Being an entrepreneur can be extremely rewarding. After all, you get to build something of your own — and possibly watch it grow. However, when you are an entrepreneur you have a great deal to do. Personal time for entrepreneurs is constantly in short supply. When you are your own boss, you can’t take vacation days, and there is always something to do, especially when you are just starting your business. While some of these pressures may ease as your business expands, allowing you a little more breathing room, you will find that, at the beginning, you are pressed for time.

It is important to realize, though, that personal time is essential to your health and wellness. You need time to relax and recharge in order to be a good entrepreneur, as well as to keep up with the important relationships in your life. Without some personal time, you will find that the stress in your life can quickly become overwhelming.

Making Time for Yourself as an Entrepreneur

Personal time does not just magically appear. You need to go out and find it. Here are some things you can do to ensure that you get some healthy personal time, even as you get your business under way:

  • Schedule in some personal time: This is the most basic thing you can do to ensure that you get some personal time. Look over your schedule and insert some time for yourself. This can be an hour and a half for lunch with your significant other, three hours to take your kids to the zoo, or half an hour to read a book for pleasure. Make personal time with yourself and your family part of your daily routine. I like to take a long, 45-minute lunch every day, eating slowly while reading a book.
  • Take a break: When you reach a good stopping point, take a break. This can include taking a 15-minute power nap, or taking 30 minutes to play a game with your children. Step away from your work at a convenient place. Recharging yourself will help you approach your next block of time with a fresh perspective and perhaps more energy. I find that taking a 10 minute meditation break twice a day helps me re-focus for my next stretch of work.
  • Prioritize tasks: Sometimes, something can wait until tomorrow. Look ahead and figure out when you need to get things done. Prioritize your tasks so that most important items are done first. Then, if you need to take some personal time at the end of the day, you can because you have got the necessities out of the way. I make a list in my calendar of everything that has to be done that day, and then list items that I can work on when those most important items are done. I work my way through the list, ensuring that all deadlines are met. During the summer, this is especially important, since my schedule is turned upside down by my son’s presence for most of the day. I try start on the most important things first, and then take some time out to play with my son, or take him to summer activities, before continuing my work.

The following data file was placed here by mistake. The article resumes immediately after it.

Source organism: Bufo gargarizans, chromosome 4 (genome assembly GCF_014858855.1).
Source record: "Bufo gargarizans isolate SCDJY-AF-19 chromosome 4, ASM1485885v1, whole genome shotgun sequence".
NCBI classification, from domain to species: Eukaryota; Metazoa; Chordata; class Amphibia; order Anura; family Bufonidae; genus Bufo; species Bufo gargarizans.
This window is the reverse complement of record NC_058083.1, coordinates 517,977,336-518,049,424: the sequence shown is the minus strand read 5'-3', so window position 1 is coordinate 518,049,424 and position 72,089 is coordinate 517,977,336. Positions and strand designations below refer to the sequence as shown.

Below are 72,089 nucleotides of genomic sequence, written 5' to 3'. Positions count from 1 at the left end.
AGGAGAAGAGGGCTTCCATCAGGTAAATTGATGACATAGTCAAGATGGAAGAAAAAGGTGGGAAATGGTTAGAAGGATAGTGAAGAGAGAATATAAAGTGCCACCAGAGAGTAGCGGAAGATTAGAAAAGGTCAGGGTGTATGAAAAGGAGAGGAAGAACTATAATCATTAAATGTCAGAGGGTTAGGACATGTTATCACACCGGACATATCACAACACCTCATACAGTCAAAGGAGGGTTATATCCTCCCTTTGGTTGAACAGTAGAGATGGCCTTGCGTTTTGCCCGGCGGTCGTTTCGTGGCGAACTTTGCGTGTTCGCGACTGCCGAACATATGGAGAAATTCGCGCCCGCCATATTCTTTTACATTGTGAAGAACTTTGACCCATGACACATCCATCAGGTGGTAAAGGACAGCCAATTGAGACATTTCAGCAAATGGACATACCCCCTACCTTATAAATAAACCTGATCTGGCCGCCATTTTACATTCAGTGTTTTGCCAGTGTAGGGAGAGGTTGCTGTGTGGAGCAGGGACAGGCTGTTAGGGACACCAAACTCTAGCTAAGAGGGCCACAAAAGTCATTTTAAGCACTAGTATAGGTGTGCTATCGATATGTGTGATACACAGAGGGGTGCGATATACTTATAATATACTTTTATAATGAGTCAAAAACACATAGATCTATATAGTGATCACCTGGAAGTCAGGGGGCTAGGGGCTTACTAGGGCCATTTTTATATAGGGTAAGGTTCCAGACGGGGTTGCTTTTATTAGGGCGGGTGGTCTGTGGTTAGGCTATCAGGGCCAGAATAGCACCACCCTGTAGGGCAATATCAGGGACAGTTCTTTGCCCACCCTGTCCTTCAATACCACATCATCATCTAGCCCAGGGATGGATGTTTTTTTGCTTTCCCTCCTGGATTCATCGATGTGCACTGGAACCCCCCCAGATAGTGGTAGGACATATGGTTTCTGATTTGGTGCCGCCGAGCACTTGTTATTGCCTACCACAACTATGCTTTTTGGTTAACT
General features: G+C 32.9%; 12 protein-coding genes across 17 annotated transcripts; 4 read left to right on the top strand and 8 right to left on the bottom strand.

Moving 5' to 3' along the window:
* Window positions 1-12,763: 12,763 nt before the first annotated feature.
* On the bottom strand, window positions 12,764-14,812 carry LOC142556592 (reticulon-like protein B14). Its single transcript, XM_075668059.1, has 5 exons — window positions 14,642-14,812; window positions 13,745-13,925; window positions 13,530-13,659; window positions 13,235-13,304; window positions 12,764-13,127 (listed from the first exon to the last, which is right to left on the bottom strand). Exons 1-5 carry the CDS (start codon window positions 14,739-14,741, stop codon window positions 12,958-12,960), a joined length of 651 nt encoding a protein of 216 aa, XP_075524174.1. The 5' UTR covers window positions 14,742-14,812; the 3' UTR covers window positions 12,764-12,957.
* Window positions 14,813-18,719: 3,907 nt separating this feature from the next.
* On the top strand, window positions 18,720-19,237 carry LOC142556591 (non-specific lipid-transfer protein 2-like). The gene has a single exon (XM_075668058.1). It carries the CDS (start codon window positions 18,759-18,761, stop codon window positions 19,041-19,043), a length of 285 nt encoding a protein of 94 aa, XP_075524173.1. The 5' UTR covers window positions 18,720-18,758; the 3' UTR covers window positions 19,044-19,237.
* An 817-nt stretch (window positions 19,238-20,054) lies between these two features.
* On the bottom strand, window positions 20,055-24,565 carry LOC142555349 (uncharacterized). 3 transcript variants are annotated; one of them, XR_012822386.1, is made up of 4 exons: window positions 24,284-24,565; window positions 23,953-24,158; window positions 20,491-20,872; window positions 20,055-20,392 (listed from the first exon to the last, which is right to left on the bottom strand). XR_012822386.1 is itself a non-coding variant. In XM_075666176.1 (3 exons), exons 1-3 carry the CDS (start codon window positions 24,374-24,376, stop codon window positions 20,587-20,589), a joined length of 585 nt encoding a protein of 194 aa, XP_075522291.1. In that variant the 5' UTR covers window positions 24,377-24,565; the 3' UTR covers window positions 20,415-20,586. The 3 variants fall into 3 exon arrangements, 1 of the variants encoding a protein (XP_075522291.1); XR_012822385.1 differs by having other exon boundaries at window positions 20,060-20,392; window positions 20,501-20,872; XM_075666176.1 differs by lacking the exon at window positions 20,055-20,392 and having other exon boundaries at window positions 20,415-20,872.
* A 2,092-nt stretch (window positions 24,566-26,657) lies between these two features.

• Start the day with personal time: Go to the gym, go for a run, meditate or do some other activity first thing in the morning. You can even just take your time over a family breakfast. Start the day with a 30 to 60 minute activity that allows you to enjoy yourself or improve yourself, and find a store of optimism and energy that might make you more productive, and possibly get your creative juices flowing. I like to go swimming right after I drop my son off at school. I enjoy the activity; it’s something I look forward to each day. And, because I take care of myself first thing, it reduces feelings of burnout later, and provides me with vigor for the rest of day. Making sure I am taken care of first also puts me in a fit emotional state to take care of my loved ones.

You will be a better entrepreneur if you can take some time for yourself on a regular basis. It’s hard sometimes to stop working when you don’t have set hours and a traditional place to go to work. However, you need to learn to say “no”, and learn to quit for the day. I make it a point to be mostly done with work when my son gets home from school. While I may still have a few things to finish up for later, it is important to me to include time for family. As an entrepreneur, it’s not always easy to stop a project and take care of family obligations, but I find I am rewarded when I do.

What do you do to make personal time?


Miranda is freelance journalist. She specializes in topics related to money, especially personal finance, small business, and investing. You can read more of my writing at Planting Money Seeds.